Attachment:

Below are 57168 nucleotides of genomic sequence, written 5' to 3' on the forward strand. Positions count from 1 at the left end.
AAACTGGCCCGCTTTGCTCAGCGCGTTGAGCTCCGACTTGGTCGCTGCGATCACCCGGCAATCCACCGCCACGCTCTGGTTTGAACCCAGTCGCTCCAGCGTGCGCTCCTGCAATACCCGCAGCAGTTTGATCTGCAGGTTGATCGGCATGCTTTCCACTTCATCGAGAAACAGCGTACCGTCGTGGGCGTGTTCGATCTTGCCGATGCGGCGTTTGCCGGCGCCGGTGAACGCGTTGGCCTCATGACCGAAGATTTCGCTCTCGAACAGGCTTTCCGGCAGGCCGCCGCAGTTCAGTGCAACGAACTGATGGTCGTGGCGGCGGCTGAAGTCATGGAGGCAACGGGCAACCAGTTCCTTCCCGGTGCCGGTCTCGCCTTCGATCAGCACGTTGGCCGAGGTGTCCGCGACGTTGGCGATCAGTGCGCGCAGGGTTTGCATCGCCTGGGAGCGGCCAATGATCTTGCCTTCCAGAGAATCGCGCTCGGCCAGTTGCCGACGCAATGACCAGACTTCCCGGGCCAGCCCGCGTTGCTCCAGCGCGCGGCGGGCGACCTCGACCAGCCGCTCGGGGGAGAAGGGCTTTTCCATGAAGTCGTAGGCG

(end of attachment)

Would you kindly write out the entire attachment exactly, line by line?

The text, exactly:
Below are 57168 nucleotides of genomic sequence, written 5' to 3' on the forward strand. Positions count from 1 at the left end.
AAACTGGCCCGCTTTGCTCAGCGCGTTGAGCTCCGACTTGGTCGCTGCGATCACCCGGCAATCCACCGCCACGCTCTGGTTTGAACCCAGTCGCTCCAGCGTGCGCTCCTGCAATACCCGCAGCAGTTTGATCTGCAGGTTGATCGGCATGCTTTCCACTTCATCGAGAAACAGCGTACCGTCGTGGGCGTGTTCGATCTTGCCGATGCGGCGTTTGCCGGCGCCGGTGAACGCGTTGGCCTCATGACCGAAGATTTCGCTCTCGAACAGGCTTTCCGGCAGGCCGCCGCAGTTCAGTGCAACGAACTGATGGTCGTGGCGGCGGCTGAAGTCATGGAGGCAACGGGCAACCAGTTCCTTCCCGGTGCCGGTCTCGCCTTCGATCAGCACGTTGGCCGAGGTGTCCGCGACGTTGGCGATCAGTGCGCGCAGGGTTTGCATCGCCTGGGAGCGGCCAATGATCTTGCCTTCCAGAGAATCGCGCTCGGCCAGTTGCCGACGCAATGACCAGACTTCCCGGGCCAGCCCGCGTTGCTCCAGCGCGCGGCGGGCGACCTCGACCAGCCGCTCGGGGGAGAAGGGCTTTTCCATGAAGTCGTAGGCG